Wednesday, November 11, 2009

El Dia de los Muertos- San Francisco Style

The Day of the Dead. A time of reverence, a time to remember loved ones who have passed. The festival is widely celebrated throughout Latin America, but the festivities in San Francisco rival most others. Not only does San Francisco have a large Hispanic population, but the city is also home to many worldly people and out-of-the-box thinkers. The result? A massive procession for El Dia de los Muertos of costumed, chanting, singing, sage waving, and music playing people that winds its way to a giant public altar. The altar is in fact several small altars, intertwined throughout a public park.
Rushing to the festivities after belly dance class with my dance partner, Alodiah Lunar, I didn’t have time to paint my face in the ghoulish white and black make-up that is common to wear during the festival. My friends, Mei and Coby, however, more than compensated for us, with their painted like skulls. Lots of people donned elaborate costumes, as well- ranging from black capes, to feathers, to head-dresses, to masks. One woman wore a metal frame with a larger than life skeleton attached to it. The woman was able to maneuver the skeletons limbs, and the result was a giant, moving skeleton, towering above the crowd.
Decorative floats, dance groups, and marching bands gave the procession a parade-like quality. One float was particularly interesting, as it was an antique, mobile puppet theater, complete with a shadow puppet show.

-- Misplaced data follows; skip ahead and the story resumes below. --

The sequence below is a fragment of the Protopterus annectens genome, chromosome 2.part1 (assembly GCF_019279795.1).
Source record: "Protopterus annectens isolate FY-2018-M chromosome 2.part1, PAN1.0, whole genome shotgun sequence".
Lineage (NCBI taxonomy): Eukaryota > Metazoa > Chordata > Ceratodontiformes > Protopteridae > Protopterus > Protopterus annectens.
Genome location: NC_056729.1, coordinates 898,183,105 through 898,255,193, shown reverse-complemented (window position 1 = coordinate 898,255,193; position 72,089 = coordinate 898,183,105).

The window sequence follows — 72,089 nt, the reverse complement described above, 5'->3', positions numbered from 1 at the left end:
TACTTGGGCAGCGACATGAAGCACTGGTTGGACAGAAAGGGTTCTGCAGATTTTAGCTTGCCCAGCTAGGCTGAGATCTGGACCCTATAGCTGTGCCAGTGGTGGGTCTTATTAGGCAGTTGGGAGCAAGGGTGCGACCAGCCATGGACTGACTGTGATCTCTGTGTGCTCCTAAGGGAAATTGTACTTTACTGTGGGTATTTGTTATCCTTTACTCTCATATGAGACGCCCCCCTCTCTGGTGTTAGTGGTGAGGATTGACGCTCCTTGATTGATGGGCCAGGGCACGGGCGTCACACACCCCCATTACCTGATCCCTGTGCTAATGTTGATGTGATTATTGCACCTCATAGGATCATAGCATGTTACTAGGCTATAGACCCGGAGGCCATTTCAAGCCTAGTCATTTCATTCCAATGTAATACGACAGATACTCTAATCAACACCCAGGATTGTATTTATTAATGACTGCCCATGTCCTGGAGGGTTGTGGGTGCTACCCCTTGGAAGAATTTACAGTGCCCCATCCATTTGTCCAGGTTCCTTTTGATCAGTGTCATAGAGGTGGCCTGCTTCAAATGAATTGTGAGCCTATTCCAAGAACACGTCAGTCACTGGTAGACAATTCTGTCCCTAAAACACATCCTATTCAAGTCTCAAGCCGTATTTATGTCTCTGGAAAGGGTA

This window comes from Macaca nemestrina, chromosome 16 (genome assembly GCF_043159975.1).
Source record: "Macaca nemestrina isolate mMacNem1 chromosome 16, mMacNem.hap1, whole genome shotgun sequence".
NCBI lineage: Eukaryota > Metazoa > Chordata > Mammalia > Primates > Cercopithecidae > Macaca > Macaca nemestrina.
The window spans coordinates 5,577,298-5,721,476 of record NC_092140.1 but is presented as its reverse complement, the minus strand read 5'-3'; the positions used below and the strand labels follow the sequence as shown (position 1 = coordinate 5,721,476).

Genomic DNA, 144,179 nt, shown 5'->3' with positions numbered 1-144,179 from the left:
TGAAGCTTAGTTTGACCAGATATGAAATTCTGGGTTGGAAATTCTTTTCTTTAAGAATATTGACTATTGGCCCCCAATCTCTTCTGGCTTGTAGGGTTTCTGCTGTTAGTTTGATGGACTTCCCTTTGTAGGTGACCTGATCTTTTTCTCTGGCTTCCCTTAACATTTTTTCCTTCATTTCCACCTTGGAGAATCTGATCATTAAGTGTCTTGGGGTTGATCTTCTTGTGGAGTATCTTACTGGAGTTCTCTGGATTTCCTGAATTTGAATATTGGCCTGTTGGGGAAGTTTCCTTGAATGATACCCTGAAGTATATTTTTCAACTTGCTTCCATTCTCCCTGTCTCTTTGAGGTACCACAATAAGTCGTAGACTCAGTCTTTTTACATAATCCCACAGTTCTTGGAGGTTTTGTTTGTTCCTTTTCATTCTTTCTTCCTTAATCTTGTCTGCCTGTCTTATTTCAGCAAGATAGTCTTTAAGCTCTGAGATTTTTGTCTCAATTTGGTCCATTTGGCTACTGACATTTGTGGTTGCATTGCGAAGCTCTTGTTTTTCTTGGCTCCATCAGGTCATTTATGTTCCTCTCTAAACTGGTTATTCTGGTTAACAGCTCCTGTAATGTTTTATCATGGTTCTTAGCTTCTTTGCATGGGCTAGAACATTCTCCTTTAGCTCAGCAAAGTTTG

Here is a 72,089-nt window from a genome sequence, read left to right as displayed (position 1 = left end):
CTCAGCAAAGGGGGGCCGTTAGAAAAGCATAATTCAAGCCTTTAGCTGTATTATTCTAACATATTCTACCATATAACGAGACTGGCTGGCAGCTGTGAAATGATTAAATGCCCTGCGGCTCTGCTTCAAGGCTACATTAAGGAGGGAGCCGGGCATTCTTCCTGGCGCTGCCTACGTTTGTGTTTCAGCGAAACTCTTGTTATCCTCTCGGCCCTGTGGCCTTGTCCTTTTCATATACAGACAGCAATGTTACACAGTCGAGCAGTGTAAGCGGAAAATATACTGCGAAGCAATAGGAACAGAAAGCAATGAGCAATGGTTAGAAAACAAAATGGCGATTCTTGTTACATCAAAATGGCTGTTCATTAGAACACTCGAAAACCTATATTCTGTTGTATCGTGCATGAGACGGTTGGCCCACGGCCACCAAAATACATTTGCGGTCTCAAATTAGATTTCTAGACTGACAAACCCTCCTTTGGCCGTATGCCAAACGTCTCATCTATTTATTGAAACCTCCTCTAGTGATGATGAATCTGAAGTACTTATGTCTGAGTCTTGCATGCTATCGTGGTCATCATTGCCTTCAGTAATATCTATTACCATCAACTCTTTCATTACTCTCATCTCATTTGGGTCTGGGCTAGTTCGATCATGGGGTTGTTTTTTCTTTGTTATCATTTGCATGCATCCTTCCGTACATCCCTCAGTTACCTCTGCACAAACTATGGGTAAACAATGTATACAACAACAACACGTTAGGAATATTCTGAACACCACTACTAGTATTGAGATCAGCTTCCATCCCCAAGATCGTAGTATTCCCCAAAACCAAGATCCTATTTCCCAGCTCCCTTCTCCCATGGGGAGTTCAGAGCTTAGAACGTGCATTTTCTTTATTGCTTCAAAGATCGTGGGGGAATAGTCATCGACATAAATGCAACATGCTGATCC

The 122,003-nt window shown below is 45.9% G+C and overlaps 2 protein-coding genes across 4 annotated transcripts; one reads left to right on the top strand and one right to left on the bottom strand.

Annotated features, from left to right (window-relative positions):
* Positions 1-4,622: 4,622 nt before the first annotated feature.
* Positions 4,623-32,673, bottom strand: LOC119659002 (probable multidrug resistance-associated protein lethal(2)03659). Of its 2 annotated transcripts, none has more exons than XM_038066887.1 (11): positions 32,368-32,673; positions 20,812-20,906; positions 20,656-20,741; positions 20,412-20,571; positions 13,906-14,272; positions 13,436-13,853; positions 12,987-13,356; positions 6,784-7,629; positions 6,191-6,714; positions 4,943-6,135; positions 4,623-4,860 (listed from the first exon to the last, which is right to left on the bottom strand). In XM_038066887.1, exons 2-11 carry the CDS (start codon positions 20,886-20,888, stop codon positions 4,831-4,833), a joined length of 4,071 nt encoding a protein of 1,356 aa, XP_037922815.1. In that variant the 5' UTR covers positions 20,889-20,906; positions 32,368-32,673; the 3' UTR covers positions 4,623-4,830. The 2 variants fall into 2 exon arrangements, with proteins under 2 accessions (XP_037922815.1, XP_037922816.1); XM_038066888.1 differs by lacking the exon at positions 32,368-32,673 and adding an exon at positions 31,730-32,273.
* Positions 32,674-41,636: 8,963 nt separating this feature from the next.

The altars themselves were beautiful, haunting, and mesmerizing, as if they emulated the souls of those we’ve loved and mourned. There was entire shrine dedicated to Michael Jackson, with a boom box playing his greatest hits. Another altar was a tangle of blood-red wires, holding up a white sculptured heart. Every tree in the park had pictures and notes stuck into its crevices. Flowers, feathers, candles, and mementos adorned the ground.
I had only gone to watch the festivities, but once I arrived at the altar, I found myself wishing I had made one myself. Luckily for me, someone had wrapped a sheet of paper around a building and markers had been left out so that everyone could write the names of their deceased on the wall.
The altars were a feast for my eyes, but the music was a feast for my ears. People were playing everything from Klezmer to Samba, and throngs of people were dancing and swaying to the music. The effect was thousands of people coming together to make-up a giant, pulsing crowd. Very much like the blood cells and energy that create a beating heart.

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